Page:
Once notification of a new survey arrives by e-mail the easiest way of accessing it is by simply clicking the link in the message. YouGov chooses participants from their profiles, which you should fill out as soon as you join, so the eternal irritation of completing half a survey only to be told that you don't qualify rarely happens. Normally, once you are in you are in.

Surveys can be about any subject but common ones are politics and shopping. The questions are easy to follow and the options given cover all possibilities. You simply select the one which best matches your own opinion and move on to the next question.

At the end of each survey, before your points are allocated to your account, you are given the option of either banking them or redeeming them for an entry into the prize draw. This is of course your choice to make but if the object of the exercise is to make money fast the obvious course of action is to hold onto the points.

Once a total of 5,000 points has been reached a payout of £50 can be requested and either the money is paid into your bank within a few weeks (usually two) or you can request a cheque.

As it is a highly professional and universally respected survey platform YouGov does not take liberties with your time. You complete your surveys and you get paid for them, simples.

Sunday, 8 February 2015

Sports Betting Arbitrage

"Betting is a mug's game," or so they say.

You'll never meet a poor bookie".

Clich├ęs as they are they do have a certain truth. Bookmaking is all about the "house edge". What this means is that the price offered to the punter by the bookmaker is less generous than the "real" price should be. In other words, if a bookie was offering you odds on the flip of a coin coming up heads he would probably be setting a price in the region of 10/11 or 5/6, when the true odds would of course be Evens.

Certainly you still have a 50/50 chance of winning the bet. But if you win the bet at 10/11 your £11 stake will win you £10. If you lose, your loss is £11. So although your chances of winning a single bet are 50%, place the same bet 100 times and it is virtually certain that you'll be out of pocket. Hence "the house edge".

Sports betting arbitrage reverses that verdict. By using different odds at different bookmakers you turn the prices to your advantage. For instance, if Bet365 is offering 6/5 on Bloggs to beat Brown in a snooker fixture and Evens is available at Betfair on Brown to beat Bloggs in the same match you can, by carefully setting your stakes accordingly, lock in a guaranteed profit whatever the outcome.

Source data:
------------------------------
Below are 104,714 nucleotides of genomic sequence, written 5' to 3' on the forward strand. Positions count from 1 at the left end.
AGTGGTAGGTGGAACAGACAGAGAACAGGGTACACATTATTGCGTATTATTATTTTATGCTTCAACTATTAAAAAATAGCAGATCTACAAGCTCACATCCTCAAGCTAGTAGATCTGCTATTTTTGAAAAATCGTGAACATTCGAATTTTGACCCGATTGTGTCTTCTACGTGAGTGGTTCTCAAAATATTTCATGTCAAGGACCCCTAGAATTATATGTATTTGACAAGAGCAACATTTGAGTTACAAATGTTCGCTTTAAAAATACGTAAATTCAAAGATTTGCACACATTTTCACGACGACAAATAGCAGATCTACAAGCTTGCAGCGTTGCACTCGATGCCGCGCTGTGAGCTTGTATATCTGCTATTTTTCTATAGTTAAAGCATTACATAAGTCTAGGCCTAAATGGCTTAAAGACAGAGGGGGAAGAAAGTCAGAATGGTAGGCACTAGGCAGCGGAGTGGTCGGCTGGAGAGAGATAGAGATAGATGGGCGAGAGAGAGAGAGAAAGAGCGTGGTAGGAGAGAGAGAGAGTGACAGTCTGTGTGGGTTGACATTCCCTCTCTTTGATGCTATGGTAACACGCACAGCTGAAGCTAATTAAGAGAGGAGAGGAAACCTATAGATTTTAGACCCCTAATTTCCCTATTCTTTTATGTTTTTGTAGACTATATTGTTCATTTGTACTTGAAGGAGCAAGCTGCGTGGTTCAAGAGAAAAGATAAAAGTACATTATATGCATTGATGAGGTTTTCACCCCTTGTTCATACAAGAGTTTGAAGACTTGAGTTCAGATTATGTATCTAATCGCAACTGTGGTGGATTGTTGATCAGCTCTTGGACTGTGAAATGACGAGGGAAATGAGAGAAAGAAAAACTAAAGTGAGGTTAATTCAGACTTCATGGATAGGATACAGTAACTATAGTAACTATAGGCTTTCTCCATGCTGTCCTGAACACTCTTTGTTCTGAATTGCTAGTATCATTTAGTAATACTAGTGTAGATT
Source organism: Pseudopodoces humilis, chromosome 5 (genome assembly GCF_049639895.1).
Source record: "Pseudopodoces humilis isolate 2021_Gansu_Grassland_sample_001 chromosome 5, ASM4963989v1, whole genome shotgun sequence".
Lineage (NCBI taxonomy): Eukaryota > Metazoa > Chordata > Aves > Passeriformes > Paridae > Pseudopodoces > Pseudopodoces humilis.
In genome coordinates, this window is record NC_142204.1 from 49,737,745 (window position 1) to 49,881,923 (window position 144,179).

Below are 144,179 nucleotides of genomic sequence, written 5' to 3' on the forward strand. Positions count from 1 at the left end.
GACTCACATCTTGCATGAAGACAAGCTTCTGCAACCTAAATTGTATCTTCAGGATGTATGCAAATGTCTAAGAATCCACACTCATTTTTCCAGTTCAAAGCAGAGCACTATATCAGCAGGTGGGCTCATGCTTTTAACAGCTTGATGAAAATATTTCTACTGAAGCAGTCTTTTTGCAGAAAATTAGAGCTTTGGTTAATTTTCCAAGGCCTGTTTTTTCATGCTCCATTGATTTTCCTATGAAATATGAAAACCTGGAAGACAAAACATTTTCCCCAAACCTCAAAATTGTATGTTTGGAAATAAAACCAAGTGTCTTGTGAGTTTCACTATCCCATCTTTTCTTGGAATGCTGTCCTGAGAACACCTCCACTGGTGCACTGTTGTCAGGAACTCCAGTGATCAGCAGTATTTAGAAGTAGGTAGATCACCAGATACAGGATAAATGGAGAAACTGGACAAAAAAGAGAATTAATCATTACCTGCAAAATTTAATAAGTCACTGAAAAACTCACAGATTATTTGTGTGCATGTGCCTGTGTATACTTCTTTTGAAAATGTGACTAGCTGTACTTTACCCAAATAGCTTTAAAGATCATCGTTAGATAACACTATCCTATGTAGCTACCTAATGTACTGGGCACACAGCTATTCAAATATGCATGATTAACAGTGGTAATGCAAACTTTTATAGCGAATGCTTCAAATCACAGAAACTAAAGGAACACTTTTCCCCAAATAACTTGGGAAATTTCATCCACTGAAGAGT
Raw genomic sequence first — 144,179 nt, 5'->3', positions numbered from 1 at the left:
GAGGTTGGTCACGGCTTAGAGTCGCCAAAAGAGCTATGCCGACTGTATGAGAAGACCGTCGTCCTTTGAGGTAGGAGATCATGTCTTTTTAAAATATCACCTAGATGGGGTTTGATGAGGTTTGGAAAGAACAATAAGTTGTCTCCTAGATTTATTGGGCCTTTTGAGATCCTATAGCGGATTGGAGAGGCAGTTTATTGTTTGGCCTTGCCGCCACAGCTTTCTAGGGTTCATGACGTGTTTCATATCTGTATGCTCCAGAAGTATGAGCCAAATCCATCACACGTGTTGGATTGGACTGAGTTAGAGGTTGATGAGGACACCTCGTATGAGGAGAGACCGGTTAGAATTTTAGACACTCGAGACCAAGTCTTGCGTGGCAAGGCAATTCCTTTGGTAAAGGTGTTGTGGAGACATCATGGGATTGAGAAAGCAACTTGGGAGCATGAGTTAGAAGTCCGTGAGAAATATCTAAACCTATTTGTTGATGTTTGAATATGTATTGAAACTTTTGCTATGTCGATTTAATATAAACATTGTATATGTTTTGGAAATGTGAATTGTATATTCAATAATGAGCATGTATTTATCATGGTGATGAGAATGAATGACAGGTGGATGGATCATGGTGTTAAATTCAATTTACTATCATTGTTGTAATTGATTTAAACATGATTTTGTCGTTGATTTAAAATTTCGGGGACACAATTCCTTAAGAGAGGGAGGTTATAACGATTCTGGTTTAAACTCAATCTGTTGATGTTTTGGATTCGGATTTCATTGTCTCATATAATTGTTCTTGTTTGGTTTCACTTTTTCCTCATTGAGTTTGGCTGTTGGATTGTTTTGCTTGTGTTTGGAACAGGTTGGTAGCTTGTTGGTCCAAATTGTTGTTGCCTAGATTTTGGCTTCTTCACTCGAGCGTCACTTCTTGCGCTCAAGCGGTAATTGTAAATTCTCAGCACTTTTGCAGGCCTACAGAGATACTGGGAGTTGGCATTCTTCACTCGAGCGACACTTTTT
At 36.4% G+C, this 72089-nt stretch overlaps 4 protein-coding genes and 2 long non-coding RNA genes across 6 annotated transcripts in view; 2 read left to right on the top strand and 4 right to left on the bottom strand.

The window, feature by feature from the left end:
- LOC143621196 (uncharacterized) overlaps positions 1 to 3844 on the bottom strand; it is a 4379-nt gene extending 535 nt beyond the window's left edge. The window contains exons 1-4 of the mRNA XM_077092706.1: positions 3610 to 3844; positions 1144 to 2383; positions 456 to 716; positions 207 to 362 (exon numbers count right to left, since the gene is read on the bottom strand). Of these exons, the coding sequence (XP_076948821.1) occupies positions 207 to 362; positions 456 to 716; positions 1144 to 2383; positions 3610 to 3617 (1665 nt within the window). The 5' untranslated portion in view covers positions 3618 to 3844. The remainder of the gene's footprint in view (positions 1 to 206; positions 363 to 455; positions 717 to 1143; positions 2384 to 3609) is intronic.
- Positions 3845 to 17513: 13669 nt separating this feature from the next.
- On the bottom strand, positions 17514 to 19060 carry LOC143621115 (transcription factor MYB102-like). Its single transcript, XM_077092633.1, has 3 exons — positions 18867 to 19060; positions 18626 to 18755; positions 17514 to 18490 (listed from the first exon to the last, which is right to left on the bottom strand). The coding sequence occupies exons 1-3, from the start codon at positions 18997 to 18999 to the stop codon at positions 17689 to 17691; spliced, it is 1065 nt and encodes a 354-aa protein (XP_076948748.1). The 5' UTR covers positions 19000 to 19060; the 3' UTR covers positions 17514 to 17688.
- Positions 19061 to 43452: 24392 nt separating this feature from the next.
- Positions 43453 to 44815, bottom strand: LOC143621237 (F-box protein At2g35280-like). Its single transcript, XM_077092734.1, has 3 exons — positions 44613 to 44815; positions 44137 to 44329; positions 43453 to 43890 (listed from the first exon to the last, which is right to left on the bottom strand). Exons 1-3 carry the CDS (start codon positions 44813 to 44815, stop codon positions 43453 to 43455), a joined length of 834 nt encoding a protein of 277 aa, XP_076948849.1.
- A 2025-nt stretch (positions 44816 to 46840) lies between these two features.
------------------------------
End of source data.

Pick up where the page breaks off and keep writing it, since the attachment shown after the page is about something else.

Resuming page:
There are pitfalls - human error, last-minute price changes, cancelled bets, maximum permitted stakes being altered without notice - but the skilled arbitrageur will overcome these on balance. Of course the return each time is relatively low - any "arb" over 2% is considered a good one, so an investment of £1000 would be needed just to make £20 in profit. In other words to benefit from sports arbitrage one needs some serious starting capital.

But it does work, and many people make a living from it.

Monday, 19 January 2015

High Rolling in Online Sports Betting

The term "high roller" in sports betting refers simply to the placing of large stakes. What one person might consider high, of course, might differ substantially from another's understanding of the term. For the purposes of this article let us consider those punters who are frequently prepared to wager into four figures and beyond.

Very few bettors place four-figure or five-figure bets every time. Ordinarily they will assess the likelihood of a wager being successful and stake accordingly. How generous a price on a particular market happens to be would often be a consideration too. However a person who places high stakes with some degree of frequency might reasonably be considered a high roller.

Perhaps unsurprisingly different bookmakers (sometimes called sportsbooks) will take different views on the desirability or otherwise of high roller custom. A very large wager on a line which carries a big price exposes the book to the prospect of hefty losses should the bet be successful. A good book such as Pinnacle (now sadly no longer accepting business from UK customers) will welcome the bet every time due to its skill in balancing its prices out. Others though will run shy, and seem to prefer the custom of the pound-a-bet hobbyists and occasional dabblers.


Most sportsbooks will operate different limits for different markets. A punt of several thousands on the likely winner of the next X-Factor competition is unlikely to be accepted as this tends not to be a high roller market, and it would be difficult for the bookmaker to offset the bet. The same sportsbook is likely to offer a far more generous limit on the outcome of the FA Cup Final or the winner at Wimbledon because there will be wagers aplenty on the opposite side of the line creating some sort of equilibrium. Indeed your five-figure punt may have the effect of pushing down the price on that market, thereby increasing the price on the opposite line{s) which is thereby itself made a more attractive proposition for potential customers.

It is an unfortunate but unavoidable truth that some online bookies are known to slash the maximum stakes offered to certain customers once a few large wagers have proved successful. Indeed it is not unknown for punters to access their accounts and attempt to place their bets only to find that their previous £1000 limit has been reduced to £1.

Paradoxically the best sportsbook for high rolling customers is probably one which doesn't operate a limit at all on its stakes - Betfair. Because Betfair is a betting exchange which makes its money solely from the commission it deducts from winning bets it has no interest in restricting customer action, indeed quite the opposite.

High rolling is not a discipline for everyone. To even attempt it one must have the money to stake in the first place (and be prepared to lose it), and then some considerable knowledge of the market in order to ensure at the very least that losses are kept to a minimum, and ideally that a profit is made.

Reproduced with acknowledgements to Sports Review.